Strictly is back, and it's creating a storm
It's that time of year again, or does it seem to be getting earlier? Getting off to a spine-tingling start, BBC's Strictly Come Dancing dominates our screens once again, filling living rooms nationwide with sequin-reflected light and Tess Daly's warm northern notes.
If you missed last week's drama: here's the sixty second round-up:
This year's series, the seventh since is birth in 2004, has taken a few blows in the first week - most notably the reshuffle of judges causing a tirade of criticism for the replacement of Strictly stalwart Arlene Phillips, with dancer newbie Alesha Dixon.
Arlene was much-loved for her sympathetic viewpoint - often giving encouragement to dancers while retaining a level of expert insight, and having a little flirt with male contestants along the way.
Alesha, 30, was criticised not only by loyal Strictly fans, but insiders and the professional dancers who said Arlene, 66, was 'one of the family', revealed in the Daily Mirror after a briefing note was released from BBC officials. The note also told judges, stars and celebs what to say when asked about the fury over replacing older TV figures with their younger counterparts - another hot topic spurred on by Arlene's departure.
What's more, the Daily Telegraph revealed last week's viewers complained the Strictly costumes were too raunchy and gave the wrong impression to younger viewers. Indeed even Len Goodman found Zoe Lucker's steamy rumba 'distasteful', reflecting the views of some audience members.
The show is also still battling against reality rival X-factor on ITV - seeing a peak of 10.1 million viewers on Saturday night averaging at 8.9 million viewers compared to Strictly's average of 7.9 million.
But Alesha still seems to be the biggest issue surrounding Strictly. One of the fundamental gripes about Alesha's addition to the judging panel, from a dancer's point of view, is she adds nothing critically constructive to the debate - which will become more apparent as the show goes on and decisions over dancers get more difficult. She was clearly placed there by the BBC to give an opinion which reflects the something of what celeb dancers go through when learning new steps and dance styles. But this role would perhaps be more suited to having her take over Tess Daly's position - and talking with the celebs backstage about the hardships of learning to dance from scratch.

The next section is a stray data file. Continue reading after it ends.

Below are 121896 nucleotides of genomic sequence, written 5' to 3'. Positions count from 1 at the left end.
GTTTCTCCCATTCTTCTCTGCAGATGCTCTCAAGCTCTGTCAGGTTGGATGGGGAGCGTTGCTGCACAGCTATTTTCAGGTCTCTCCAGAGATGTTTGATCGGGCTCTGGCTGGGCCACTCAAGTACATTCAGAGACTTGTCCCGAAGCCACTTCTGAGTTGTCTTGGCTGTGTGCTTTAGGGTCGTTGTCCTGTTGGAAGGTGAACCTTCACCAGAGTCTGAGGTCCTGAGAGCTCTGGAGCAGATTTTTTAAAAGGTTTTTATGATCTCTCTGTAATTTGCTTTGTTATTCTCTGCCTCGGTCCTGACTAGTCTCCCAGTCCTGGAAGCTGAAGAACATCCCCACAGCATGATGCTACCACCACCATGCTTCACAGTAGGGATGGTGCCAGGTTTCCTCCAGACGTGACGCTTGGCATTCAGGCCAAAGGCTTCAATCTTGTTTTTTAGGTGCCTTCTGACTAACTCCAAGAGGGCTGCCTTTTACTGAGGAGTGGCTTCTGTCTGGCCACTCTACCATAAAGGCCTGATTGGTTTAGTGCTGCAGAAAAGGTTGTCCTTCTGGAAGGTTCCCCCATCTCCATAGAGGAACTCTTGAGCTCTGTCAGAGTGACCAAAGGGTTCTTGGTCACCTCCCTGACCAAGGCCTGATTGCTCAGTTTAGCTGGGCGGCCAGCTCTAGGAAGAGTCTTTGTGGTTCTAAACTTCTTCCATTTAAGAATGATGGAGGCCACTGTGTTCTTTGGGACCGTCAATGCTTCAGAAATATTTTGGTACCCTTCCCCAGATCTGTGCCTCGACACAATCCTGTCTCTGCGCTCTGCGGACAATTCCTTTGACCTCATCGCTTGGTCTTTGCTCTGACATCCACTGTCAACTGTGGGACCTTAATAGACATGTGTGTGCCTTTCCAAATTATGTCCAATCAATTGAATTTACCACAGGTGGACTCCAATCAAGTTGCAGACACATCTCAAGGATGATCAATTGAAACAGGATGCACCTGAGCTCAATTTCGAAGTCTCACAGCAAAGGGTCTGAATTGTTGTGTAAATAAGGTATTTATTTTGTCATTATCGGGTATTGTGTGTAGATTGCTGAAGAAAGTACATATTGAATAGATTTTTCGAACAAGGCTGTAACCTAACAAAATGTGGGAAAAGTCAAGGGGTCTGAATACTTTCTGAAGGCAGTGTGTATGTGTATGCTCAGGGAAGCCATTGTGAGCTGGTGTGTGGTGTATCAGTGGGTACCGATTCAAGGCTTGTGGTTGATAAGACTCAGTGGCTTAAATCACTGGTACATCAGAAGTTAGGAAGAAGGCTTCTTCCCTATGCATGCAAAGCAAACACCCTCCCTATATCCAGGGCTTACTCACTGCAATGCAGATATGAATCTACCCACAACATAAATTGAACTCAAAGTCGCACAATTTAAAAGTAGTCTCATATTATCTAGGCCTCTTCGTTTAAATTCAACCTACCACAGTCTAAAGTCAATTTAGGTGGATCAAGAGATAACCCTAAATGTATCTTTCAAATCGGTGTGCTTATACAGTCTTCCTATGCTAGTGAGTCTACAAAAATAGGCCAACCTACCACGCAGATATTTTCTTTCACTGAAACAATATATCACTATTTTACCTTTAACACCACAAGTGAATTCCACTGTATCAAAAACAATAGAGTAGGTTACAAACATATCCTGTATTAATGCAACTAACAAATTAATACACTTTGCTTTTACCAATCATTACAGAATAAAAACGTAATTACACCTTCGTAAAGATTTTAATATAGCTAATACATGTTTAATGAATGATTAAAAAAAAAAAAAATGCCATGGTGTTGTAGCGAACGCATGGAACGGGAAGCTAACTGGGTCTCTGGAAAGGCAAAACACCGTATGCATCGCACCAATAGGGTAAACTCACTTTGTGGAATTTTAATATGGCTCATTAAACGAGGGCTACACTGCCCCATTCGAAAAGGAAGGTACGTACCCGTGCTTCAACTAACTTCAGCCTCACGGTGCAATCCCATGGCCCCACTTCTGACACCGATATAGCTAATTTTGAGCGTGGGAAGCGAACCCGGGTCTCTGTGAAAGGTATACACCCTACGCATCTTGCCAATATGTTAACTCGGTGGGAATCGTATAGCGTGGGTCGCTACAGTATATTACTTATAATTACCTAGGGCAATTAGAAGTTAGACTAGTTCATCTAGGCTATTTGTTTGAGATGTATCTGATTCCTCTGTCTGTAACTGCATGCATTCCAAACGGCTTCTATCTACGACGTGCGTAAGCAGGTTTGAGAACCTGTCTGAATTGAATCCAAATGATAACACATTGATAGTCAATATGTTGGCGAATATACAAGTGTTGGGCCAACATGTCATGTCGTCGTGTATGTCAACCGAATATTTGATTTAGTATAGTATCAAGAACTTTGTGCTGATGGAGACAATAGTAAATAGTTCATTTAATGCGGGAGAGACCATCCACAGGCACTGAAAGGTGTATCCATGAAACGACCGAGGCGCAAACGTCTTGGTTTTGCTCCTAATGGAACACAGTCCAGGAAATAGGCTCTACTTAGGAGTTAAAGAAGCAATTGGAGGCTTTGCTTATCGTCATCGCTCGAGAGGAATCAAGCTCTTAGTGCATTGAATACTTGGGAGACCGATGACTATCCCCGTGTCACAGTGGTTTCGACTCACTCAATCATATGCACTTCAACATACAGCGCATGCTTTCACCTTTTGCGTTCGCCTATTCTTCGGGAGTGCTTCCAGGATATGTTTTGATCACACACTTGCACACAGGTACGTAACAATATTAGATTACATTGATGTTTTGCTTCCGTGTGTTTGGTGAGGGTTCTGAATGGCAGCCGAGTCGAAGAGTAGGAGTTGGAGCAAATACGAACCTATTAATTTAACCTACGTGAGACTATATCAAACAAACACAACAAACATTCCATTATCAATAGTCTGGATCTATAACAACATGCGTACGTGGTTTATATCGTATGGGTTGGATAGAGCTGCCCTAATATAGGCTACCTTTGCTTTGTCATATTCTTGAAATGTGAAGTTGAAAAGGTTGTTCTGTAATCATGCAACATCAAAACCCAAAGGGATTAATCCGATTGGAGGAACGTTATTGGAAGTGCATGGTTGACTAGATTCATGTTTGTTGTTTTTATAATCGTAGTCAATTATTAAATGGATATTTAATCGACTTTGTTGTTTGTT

Darcy Bussell, the now-retired British prima ballerina, was a breath of fresh air in last week's show - demonstrating the hard work and commitment needed to become a truly great dancer. Her short piece on body conditioning even went as far to break down some of the stigma of ballet dancing - her informal chatty style and impressive form brought it to audiences who have never seen ballet on stage, let alone some of the training involved backstage.
As the weeks go on and the celeb dancers get better and more refined (Ricky from Hollyoaks is sure to demonstrate some excellence), it is tricky to see how Alesha will be able to contribute to the debate without some knowledge of dance, and it is quite possible Darcy might have been a better choice and given the show the new slant it was looking for.
She will have to fall back on giving the public's verdict - and of course there is a place for highlighting how the untrained eye might view a dance - but that place is not on the judging panel. So far Strictly has seen quite the perfect storm for columnists and bloggers, and being only week two of the show - it looks set to be a tumultuous year.